5. While you are brushing your dog’s teeth, look at them to check for any visible tartar buildup, damaged or chipped teeth, inflamed gums, dark spots or other issues you may have to bring to your vet’s attention.

Good dental care and healthy teeth go a long way in keeping your dog happy and healthy!


Friday, 18 September 2015 00:00

Walks should be a time to connect


Don't we all dream of nice leisurely walks with our dogs? We wish for a special bonding time where they get to sniff and take in the world. And long for time when we get to reflect and enjoy the outdoors. This should be a time that lets us forget about our worries, but too often, a walk with our dog means stress and frustration. With some small effort on our part we can begin to enjoy our walks together and enhance the bond with our dogs; all by taking a simple walk with them.


I have been putting more time in observing people walking with their dogs over the past month. I like to see how or if they are interacting with each other, what tools are being used, if they are happy, rushed, or frustrated and if they seem to be bonded to each other. Too often, I see a person walking while on their cell phone, seeming frustrated or embarrassed by their dog's behaviour, or they are stressed and are spending all of their time correcting and punishing the dog. It makes me sad to see this as I truly believe that walks with our dogs should be one of the most enjoyable activities for both of us.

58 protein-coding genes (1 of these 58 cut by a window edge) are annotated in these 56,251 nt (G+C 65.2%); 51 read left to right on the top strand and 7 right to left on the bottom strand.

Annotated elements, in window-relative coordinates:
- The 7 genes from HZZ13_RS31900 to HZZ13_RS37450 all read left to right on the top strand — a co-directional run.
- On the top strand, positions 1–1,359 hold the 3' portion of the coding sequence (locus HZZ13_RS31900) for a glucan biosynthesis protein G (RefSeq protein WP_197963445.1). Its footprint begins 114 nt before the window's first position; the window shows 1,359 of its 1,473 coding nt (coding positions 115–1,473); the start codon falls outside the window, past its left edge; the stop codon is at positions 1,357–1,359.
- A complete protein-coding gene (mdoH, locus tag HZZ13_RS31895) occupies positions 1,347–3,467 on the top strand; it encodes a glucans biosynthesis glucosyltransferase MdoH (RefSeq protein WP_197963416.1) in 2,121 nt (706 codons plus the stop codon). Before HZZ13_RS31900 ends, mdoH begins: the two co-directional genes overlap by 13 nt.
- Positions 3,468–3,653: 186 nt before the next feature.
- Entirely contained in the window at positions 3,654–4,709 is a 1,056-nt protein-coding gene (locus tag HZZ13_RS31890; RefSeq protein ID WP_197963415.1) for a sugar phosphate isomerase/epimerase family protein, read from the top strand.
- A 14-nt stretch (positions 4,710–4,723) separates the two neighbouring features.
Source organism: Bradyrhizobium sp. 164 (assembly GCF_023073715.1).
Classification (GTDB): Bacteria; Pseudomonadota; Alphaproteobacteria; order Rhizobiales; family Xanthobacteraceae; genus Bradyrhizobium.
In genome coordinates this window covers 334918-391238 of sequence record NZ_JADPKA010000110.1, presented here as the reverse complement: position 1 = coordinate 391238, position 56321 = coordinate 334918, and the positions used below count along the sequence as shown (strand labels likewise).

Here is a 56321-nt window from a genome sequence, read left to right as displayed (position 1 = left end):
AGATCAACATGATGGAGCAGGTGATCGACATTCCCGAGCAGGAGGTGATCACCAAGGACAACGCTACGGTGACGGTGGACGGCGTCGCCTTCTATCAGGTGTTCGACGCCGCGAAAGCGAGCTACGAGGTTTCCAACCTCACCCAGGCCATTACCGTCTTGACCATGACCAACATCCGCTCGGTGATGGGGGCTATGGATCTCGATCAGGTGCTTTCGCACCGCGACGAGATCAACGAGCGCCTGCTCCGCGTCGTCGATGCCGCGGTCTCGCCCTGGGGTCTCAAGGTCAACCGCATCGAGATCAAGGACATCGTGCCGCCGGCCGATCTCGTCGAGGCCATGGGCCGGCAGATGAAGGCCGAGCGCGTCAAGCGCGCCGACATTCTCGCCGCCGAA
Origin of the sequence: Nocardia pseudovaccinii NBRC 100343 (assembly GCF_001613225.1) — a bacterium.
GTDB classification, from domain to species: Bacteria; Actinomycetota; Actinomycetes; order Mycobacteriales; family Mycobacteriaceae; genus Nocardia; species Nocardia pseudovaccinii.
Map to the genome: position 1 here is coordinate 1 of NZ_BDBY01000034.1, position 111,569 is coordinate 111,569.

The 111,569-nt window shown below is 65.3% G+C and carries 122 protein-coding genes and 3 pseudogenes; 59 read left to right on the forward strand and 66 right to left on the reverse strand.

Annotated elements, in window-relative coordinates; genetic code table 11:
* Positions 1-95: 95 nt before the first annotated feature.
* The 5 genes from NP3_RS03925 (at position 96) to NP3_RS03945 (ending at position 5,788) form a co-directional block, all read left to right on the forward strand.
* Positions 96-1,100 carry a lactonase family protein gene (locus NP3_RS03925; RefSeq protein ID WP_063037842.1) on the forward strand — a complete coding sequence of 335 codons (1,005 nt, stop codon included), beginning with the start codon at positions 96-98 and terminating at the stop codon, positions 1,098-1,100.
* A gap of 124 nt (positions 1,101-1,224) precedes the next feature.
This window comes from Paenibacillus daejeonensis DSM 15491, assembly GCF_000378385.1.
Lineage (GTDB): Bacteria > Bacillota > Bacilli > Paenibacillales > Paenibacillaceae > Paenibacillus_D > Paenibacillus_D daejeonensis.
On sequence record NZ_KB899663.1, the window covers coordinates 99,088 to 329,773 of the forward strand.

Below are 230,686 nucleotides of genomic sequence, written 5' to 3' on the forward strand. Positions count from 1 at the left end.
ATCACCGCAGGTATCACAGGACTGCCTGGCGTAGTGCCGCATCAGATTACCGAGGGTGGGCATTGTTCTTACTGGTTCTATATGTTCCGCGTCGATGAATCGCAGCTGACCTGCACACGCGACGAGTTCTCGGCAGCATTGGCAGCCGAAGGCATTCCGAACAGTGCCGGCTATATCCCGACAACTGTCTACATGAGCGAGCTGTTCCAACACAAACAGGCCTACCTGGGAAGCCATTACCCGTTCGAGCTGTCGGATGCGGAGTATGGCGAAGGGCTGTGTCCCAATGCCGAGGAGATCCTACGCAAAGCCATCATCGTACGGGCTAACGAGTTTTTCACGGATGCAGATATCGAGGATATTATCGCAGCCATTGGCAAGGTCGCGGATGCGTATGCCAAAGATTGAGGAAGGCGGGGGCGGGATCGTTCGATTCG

Duke, The Unlikely Pitbull, shared this training tip last month. Him and I had been observing a lot of stressed out people and dogs each time we were out. On the dog's side, they are often being punished for walking the only way they know how as they have not been properly trained. Or they are yanked and prevented from being able to smell and observe the world around them. On the human's side, they are often tired and frustrated with their dog's poor behaviour, or just in a rush and completely disconnected from their dog. Let's talk about what is preventing us from enjoying this valuable time with our dogs and what we can do to make this the best part of our day.


If you are struggling with your dog, work with a trainer to get the foundation attention skills required for loose leash walking. I also recommend enrolling in our Walk On clinic to gain the skills to effectively train loose leash walking. Do not delay any longer or expect your dog to just finally get it. This is a small investment in cost and time to train this essential skill, and you can have fun while doing so! I will share some other tips to get you started today, but you must practice this skill with your dog to help them understand what to do. Being on leash is not normal for them, let alone us expecting them to ignore all of the amazing sights, smells and sounds that are all around them!


Use a Training Tool
There are a wide range of training tools that are designed to prevent pulling in dogs. However, many are ineffective or use pain to stop your dog from pulling. There is never the need to use a choke, prong or shock collar, so if you are, throw those out today! We do not want to use anything that will increase their arousal or make them fearful of the training. No training tool actually teaches a dog to loose leash walk, we have to do that, but there are some great options that prevent the pulling and provide us with more initial success to train the skill. We recommend an anti-pull harness such as an Easy Walk, Sense-ible or Freedom harness to see some immediate success with your dog. We have the Sense-ible Harness available for purchase in our store, so bring your dog into one of our locations today to get sized.


Enjoy Open Space